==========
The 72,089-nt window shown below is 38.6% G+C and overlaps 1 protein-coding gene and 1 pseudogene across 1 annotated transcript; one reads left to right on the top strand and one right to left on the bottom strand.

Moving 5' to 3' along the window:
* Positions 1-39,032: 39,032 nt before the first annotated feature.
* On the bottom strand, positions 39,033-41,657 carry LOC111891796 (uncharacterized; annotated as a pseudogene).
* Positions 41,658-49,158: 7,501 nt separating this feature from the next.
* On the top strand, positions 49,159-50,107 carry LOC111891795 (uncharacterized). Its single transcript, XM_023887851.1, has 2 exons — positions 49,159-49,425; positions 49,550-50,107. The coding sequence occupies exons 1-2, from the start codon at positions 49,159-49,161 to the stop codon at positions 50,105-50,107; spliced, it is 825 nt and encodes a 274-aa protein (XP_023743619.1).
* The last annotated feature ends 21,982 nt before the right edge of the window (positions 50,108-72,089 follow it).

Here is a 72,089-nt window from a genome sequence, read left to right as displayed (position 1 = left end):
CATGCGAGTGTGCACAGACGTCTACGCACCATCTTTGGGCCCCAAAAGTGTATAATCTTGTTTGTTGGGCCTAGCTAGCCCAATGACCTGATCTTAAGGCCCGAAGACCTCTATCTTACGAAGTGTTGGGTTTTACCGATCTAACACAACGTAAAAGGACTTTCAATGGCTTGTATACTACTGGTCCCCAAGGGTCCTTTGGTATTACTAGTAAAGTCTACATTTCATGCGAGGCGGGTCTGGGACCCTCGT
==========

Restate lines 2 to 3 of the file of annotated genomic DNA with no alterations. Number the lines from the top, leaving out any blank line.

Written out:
Moving 5' to 3' along the window:
* Positions 1-39,032: 39,032 nt before the first annotated feature.